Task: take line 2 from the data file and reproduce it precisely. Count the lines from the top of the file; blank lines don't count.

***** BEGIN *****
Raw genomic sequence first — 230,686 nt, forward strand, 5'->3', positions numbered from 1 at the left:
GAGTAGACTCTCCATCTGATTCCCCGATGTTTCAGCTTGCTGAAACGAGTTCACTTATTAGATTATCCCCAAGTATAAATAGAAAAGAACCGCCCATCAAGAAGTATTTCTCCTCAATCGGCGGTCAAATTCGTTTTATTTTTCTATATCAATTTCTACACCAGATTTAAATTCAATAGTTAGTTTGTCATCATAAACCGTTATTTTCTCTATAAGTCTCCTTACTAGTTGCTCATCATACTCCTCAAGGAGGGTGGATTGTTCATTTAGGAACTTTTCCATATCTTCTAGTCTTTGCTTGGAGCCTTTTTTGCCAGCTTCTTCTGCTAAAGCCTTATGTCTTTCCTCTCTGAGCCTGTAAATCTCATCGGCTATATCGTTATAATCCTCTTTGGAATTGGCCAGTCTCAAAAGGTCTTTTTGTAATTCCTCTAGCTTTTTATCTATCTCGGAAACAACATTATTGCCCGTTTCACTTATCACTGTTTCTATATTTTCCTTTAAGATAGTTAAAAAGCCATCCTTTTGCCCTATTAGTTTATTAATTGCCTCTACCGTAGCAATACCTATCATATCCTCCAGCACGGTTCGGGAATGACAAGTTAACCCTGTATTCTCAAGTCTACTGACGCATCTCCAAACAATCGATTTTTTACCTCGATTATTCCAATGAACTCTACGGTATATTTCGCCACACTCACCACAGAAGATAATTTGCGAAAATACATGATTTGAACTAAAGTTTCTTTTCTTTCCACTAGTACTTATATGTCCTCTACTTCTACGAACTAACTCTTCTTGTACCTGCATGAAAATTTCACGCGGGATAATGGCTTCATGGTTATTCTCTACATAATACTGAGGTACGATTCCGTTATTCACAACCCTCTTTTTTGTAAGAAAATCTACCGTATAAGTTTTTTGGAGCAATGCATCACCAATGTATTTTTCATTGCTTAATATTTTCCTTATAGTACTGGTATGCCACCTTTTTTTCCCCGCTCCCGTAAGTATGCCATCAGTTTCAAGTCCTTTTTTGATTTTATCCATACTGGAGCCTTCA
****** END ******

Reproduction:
GAGTAGACTCTCCATCTGATTCCCCGATGTTTCAGCTTGCTGAAACGAGTTCACTTATTAGATTATCCCCAAGTATAAATAGAAAAGAACCGCCCATCAAGAAGTATTTCTCCTCAATCGGCGGTCAAATTCGTTTTATTTTTCTATATCAATTTCTACACCAGATTTAAATTCAATAGTTAGTTTGTCATCATAAACCGTTATTTTCTCTATAAGTCTCCTTACTAGTTGCTCATCATACTCCTCAAGGAGGGTGGATTGTTCATTTAGGAACTTTTCCATATCTTCTAGTCTTTGCTTGGAGCCTTTTTTGCCAGCTTCTTCTGCTAAAGCCTTATGTCTTTCCTCTCTGAGCCTGTAAATCTCATCGGCTATATCGTTATAATCCTCTTTGGAATTGGCCAGTCTCAAAAGGTCTTTTTGTAATTCCTCTAGCTTTTTATCTATCTCGGAAACAACATTATTGCCCGTTTCACTTATCACTGTTTCTATATTTTCCTTTAAGATAGTTAAAAAGCCATCCTTTTGCCCTATTAGTTTATTAATTGCCTCTACCGTAGCAATACCTATCATATCCTCCAGCACGGTTCGGGAATGACAAGTTAACCCTGTATTCTCAAGTCTACTGACGCATCTCCAAACAATCGATTTTTTACCTCGATTATTCCAATGAACTCTACGGTATATTTCGCCACACTCACCACAGAAGATAATTTGCGAAAATACATGATTTGAACTAAAGTTTCTTTTCTTTCCACTAGTACTTATATGTCCTCTACTTCTACGAACTAACTCTTCTTGTACCTGCATGAAAATTTCACGCGGGATAATGGCTTCATGGTTATTCTCTACATAATACTGAGGTACGATTCCGTTATTCACAACCCTCTTTTTTGTAAGAAAATCTACCGTATAAGTTTTTTGGAGCAATGCATCACCAATGTATTTTTCATTGCTTAATATTTTCCTTATAGTACTGGTATGCCACCTTTTTTTCCCCGCTCCCGTAAGTATGCCATCAGTTTCAAGTCCTTTTTTGATTTTATCCATACTGGAGCCTTCA